Thomas Jefferson’s Blinds and Louvered Shutters
It is said that no one pursued louvered blinds like Thomas Jefferson. It is apparent that Thomas Jefferson ordered blinds for every residence in which he lived. He was clearly enamored with this new window covering that eliminated the need for draperies. The Jefferson letters include many references to wooden shutters, five pairs having been ordered in Paris during his stay there as minister to France, then also in New York, six more pairs when he resided there as Secretary of State, and then five more pairs in Philadelphia when he served as vice president.
All of these shutters were ordered for the houses he rented during his stay and all apparently found their way back to Monticello to be retrofitted to the existing windows there with very specific instructions to Mr. Dinsmore (foreman at Monticello) as to upper sash shutters to be fixed louver and lower sash shutters to be operable louver on the double hung windows. As for the triple hung windows, Jefferson desired for only the top section to be fixed louver, the two lower sections are to be operable louvers since the upper shutters cannot be reached by a man of typical height. It is clear that these “venetian Blinds” as referred to by Mr. Jefferson were in fact exterior louvered shutters.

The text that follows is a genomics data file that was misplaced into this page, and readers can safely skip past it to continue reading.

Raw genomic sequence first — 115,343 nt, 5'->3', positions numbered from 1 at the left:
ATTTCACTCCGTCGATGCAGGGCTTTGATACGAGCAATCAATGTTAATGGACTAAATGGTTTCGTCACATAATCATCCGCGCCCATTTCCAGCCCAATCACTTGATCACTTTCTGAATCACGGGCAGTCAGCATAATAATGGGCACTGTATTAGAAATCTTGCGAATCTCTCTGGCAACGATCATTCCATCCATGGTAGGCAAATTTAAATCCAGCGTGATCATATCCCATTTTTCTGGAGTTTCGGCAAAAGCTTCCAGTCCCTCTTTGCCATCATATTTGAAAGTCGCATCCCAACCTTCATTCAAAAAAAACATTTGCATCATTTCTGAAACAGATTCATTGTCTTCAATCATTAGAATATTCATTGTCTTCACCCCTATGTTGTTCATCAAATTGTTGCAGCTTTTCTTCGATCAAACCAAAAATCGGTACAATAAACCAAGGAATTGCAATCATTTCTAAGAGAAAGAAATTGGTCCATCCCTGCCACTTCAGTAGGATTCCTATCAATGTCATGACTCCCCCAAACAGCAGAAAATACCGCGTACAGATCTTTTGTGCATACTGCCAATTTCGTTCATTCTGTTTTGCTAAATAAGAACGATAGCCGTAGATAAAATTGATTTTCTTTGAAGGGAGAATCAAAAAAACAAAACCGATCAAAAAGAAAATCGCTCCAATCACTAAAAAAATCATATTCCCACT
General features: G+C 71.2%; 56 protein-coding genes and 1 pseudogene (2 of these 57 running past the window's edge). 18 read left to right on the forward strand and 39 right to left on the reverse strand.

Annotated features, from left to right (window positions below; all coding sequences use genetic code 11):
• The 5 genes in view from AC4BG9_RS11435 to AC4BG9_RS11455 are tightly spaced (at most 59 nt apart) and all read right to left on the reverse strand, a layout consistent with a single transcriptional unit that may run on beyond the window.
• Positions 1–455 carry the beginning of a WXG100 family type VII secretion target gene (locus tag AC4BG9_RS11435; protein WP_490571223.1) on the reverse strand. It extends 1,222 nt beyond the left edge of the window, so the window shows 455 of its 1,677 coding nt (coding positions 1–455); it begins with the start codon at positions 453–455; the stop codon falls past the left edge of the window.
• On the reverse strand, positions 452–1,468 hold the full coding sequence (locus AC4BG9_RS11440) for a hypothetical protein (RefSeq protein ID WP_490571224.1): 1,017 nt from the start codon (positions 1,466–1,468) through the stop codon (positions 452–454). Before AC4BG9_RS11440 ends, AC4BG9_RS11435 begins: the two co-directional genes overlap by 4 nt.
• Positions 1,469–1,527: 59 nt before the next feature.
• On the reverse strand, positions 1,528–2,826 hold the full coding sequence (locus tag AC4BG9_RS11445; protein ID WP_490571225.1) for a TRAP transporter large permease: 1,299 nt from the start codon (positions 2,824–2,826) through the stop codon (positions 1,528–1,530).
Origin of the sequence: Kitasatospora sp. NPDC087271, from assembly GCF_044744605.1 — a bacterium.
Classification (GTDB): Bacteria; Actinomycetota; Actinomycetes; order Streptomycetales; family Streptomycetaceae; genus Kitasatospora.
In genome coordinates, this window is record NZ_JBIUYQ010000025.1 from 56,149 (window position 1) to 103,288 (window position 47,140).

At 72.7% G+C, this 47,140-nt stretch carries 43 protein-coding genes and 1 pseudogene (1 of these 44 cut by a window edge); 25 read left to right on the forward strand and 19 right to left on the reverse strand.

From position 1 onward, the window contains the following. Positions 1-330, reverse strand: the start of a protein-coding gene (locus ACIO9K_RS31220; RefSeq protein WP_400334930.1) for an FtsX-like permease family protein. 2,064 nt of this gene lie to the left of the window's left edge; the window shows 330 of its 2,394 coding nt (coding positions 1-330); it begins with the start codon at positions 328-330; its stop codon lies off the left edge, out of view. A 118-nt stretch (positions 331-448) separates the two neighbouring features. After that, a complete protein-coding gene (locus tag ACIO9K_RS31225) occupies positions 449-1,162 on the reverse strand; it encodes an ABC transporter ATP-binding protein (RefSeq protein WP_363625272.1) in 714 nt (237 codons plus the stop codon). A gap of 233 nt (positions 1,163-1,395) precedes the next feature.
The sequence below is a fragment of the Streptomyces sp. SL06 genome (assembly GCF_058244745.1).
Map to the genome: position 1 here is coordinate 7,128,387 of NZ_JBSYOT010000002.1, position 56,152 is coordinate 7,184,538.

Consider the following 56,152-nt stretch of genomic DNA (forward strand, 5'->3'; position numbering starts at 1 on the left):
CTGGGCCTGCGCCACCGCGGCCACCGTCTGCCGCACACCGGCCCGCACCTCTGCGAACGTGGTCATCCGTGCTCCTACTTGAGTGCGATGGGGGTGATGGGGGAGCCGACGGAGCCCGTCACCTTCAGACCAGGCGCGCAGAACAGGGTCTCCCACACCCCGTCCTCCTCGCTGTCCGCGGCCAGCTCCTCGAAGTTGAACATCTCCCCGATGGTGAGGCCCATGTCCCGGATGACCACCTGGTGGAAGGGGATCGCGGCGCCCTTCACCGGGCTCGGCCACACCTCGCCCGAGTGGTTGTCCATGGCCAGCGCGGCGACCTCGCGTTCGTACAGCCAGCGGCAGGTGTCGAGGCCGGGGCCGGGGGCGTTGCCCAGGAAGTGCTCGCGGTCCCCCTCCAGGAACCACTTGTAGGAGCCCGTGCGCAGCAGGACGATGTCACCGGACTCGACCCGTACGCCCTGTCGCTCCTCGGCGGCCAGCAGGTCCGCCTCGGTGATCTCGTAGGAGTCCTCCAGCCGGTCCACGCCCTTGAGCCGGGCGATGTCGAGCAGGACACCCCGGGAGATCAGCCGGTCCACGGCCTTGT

Shutters as well as what we today call wooden blinds were both referred to as venetian blinds in the eighteenth century. Distinction to each was made by Mr. Jefferson referring to pulleys and cords with canvas strapping or to the venetian blind installed within a door stile, the latter being operable louver shutters.
Mr. Jefferson, writing from Washington, requested of Mr. Densmore that adjustable venetian blinds be installed on the interior of the Dining room windows.
Densmore replied that blinds will not fit since there are wainscot shutters (raised panel pocket shutters) installed in the place of blinds, and besides there were already louvered shutters installed on the exterior of those windows. This may have satisfied Mr. Jefferson for the time being.
At one point Mr. Jefferson sketched for construction, louvered shutters to be hinged between the columns of the porticos of Monticello. The apparent intent was to hang shutter panels, double in height and hinged at the center so that the bottom shutter would fold up parallel with the top shutter, and the two shutters would then fold up into the recess of the ceiling of the portico thus being stored out of sight when not in use. Privacy combined with ventilation were the most attractive features of shutters for Mr. Jefferson. There is much more to be said of Mr. Jefferson and his use of shutters and blinds which may be addressed in the future.